The main idea of a fix for the international sponsors of the Libya process (France, Italy, the UN) remains the holding of general elections. The efforts of the Italians and Salamé to re-establish a system of stability in Libya are aimed at solving this problem. In the west of the country, Rome has levers of influence on the situation, in the east, it relies on Moscow’s mediation to convince Cairo and Abu Dhabi to agree to at least the participation of representatives of Khalifa Haftar in the November “summit”. The Libyan National Army (LNA) stands ready to ensure the safe conduct of elections in the regions under its control. This was stated by its high command on October 14.

On May 29, the Libyan factions at the talks in Paris during the international conference on Libya under the auspices of the UN and presided by French President Emmanuel Macron agreed to hold presidential and parliamentary elections in the country on December 10. The Secretary-General of the league of Arab States Ahmed Aboul Gheit, the head of the Government of National Accord Fayez al-Sarraj, the commander of the LNA Field Marshal Khalifa Haftar, members of the Parliament of the east and leaders of a number of African states attended the conference. In early October, Haftar in an interview with Reuters stated the readiness of the LNA to ensure the security of the vote in December. He accused “other players” of the fact that “they do not participate in the organisation of the elections”.

The Field Marshal Searches for Clans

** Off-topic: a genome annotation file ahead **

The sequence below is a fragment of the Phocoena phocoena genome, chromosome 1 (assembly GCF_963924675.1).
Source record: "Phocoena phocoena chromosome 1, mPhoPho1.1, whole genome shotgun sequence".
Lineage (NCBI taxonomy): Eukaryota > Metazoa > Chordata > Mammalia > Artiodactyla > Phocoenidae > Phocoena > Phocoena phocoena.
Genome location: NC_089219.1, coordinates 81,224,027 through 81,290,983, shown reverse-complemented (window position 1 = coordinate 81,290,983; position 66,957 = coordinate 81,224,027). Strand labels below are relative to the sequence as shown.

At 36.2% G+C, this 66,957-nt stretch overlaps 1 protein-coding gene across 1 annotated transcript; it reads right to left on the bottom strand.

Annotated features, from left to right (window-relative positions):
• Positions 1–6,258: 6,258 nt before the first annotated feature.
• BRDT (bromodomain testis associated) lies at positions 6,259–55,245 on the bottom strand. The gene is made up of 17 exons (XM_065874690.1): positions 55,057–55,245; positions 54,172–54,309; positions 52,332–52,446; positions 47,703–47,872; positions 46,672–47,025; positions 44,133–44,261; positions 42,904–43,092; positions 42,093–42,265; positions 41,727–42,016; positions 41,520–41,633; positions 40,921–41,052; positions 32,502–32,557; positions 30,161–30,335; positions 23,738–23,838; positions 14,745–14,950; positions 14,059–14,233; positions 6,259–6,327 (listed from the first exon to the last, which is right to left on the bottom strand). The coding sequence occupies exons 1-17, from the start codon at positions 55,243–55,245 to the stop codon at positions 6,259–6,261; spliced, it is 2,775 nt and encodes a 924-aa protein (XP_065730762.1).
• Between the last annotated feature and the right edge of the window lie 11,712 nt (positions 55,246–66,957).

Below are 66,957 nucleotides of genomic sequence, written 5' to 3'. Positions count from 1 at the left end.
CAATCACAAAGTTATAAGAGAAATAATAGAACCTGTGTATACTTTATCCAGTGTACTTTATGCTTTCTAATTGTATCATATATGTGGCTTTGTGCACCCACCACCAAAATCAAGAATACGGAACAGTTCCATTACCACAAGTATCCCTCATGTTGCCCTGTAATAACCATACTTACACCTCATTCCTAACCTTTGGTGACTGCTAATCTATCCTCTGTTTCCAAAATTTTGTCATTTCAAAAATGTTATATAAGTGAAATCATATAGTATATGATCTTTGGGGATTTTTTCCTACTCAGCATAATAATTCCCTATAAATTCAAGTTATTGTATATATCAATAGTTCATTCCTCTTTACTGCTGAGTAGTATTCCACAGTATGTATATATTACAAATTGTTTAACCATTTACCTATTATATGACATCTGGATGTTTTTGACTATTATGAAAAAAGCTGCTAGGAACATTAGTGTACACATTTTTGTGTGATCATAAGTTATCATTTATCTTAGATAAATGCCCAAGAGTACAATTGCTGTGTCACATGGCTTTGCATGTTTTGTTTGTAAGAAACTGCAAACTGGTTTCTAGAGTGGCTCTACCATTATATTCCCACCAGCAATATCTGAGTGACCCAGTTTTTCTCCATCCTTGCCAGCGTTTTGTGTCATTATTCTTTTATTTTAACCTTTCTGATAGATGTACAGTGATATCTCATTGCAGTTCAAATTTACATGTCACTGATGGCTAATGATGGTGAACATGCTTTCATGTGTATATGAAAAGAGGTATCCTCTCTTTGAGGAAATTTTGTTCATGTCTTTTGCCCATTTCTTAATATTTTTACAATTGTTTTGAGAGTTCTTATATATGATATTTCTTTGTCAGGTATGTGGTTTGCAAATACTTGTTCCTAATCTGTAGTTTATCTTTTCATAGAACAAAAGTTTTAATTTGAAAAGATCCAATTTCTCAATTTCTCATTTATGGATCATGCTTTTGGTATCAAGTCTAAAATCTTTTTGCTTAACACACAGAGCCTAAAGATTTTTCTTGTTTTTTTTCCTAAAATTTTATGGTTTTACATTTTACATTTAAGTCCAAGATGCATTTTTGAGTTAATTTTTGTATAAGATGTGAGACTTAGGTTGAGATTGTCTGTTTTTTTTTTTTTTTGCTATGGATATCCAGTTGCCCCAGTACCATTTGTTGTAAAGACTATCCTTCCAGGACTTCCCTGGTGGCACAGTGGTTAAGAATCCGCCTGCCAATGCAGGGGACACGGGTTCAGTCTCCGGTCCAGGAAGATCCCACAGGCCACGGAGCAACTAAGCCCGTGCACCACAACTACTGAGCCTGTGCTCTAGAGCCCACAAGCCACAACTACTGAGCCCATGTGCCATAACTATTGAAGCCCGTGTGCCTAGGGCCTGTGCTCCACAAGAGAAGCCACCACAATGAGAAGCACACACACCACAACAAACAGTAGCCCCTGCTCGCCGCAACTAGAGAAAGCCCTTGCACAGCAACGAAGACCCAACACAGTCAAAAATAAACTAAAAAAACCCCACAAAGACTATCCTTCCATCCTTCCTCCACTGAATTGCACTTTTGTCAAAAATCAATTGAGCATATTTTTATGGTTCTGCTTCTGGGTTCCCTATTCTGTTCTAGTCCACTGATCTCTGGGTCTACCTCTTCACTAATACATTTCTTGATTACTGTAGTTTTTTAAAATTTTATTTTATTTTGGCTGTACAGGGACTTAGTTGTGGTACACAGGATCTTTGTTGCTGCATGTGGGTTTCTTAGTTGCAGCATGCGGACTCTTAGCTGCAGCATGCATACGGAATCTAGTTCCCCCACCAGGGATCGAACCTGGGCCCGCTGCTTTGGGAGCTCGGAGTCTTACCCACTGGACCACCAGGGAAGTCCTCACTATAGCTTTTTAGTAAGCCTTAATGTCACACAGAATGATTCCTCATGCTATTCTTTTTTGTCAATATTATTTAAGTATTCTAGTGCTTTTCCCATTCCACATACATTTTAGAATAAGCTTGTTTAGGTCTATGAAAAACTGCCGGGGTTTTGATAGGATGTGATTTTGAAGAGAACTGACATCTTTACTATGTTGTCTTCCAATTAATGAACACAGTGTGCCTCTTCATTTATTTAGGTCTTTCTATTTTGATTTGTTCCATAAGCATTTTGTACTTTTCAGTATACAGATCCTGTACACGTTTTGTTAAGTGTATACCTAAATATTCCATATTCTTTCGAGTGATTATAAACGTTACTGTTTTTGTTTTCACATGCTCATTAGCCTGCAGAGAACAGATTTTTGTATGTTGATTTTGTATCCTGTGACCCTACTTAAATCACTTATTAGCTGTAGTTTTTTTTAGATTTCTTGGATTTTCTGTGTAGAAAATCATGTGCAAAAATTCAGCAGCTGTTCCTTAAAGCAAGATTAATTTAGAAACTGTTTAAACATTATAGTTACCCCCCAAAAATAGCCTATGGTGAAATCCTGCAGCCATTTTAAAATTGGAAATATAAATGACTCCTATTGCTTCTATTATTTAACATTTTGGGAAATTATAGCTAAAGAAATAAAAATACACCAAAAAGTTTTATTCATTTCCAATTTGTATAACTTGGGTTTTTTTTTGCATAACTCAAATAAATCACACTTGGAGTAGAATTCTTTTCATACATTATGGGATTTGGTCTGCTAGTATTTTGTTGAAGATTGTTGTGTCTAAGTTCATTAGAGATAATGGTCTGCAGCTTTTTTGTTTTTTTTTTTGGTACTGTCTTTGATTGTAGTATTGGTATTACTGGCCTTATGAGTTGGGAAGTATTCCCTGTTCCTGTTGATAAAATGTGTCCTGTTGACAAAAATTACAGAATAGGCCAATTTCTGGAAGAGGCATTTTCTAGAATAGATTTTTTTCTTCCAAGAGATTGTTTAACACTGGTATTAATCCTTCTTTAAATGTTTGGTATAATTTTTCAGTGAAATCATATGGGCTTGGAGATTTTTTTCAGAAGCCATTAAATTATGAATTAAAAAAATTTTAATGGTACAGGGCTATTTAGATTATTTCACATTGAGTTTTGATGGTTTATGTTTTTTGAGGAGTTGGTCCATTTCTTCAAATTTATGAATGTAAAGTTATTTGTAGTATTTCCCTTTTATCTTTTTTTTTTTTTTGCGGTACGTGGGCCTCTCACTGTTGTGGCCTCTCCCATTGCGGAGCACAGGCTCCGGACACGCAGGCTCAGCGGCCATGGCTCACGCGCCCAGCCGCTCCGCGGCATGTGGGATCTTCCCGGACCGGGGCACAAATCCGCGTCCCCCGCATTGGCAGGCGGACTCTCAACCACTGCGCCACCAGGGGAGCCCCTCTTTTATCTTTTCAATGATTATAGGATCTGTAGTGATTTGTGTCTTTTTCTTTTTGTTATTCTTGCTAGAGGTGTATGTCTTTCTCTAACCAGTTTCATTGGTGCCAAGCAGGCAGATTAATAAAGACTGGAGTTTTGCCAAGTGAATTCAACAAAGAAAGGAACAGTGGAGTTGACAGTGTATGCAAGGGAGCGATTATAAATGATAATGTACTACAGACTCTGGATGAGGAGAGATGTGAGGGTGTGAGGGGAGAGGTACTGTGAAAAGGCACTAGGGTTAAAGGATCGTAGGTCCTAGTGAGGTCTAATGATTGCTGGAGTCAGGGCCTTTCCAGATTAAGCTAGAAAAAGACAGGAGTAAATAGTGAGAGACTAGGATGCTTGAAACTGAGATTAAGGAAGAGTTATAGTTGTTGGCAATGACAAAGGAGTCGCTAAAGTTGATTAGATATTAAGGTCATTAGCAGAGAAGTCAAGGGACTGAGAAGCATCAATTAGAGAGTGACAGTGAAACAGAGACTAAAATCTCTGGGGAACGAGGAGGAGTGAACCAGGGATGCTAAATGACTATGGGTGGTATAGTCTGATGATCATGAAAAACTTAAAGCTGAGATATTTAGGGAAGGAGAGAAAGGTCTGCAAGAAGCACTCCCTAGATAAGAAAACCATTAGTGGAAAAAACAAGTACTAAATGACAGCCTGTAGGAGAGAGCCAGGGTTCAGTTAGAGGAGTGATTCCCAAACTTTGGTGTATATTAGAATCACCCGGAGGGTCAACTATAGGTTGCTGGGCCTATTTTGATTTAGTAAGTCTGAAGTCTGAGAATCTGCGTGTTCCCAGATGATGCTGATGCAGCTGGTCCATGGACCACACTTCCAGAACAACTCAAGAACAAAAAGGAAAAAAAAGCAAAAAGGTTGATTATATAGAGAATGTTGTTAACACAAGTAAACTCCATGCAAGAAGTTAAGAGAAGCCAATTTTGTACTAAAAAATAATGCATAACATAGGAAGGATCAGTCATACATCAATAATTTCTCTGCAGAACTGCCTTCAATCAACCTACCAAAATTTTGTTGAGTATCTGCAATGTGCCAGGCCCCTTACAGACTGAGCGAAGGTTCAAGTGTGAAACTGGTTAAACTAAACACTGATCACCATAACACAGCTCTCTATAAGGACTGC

The problem is that in the ranks of Haftar’s supporters cohesion is not very good. Today, after six months of fighting, he conditionally controls Derna, which was an Islamist stronghold in his rear and had a constant destabilising effect on the security situation in the border areas with Egypt. At the same time, the struggle in Hafter’s close circle and in the House of Representatives in Tobruk worsened. General Abdessalam al-Hassi was promoted as Deputy to Haftar. This Muammar Gaddafi’s former Special Forces officer joined the rebels in Benghazi in 2011, taking over the coordination from NATO. In 2014, he joined the LNA, taking command of the anti-terrorist operation “al-Karama”, launched by Haftar.

Ahmed Salem, another friend of Haftar, is appointed as the commander of the military grouping in the Benghazi region in his stead. He was an army officer in the early Gaddafi era; he later deserted and joined Haftar in exile in the US. Salem’s advancement is a reward for the role he played in the offensive on the Oil Crescent Fields captured by Ibrahim Jadhran in the middle of the year. Al-Hassi and Salem will join Haftar’s inner circle, which is becoming increasingly closed to outsiders. Haftar relies on his sons: Khalid, the commander of the 106th brigade, Saddam, captain of the LNA and Belkacem, who acts in the diplomatic arena, lobbying for his father’s interests in the United States. In addition, in the Field Marshal’s inner circle is the Chief of Staff of the LNA Aun al-Ferjani, who returned to operational duties after being operated on in the summer in Tunisia.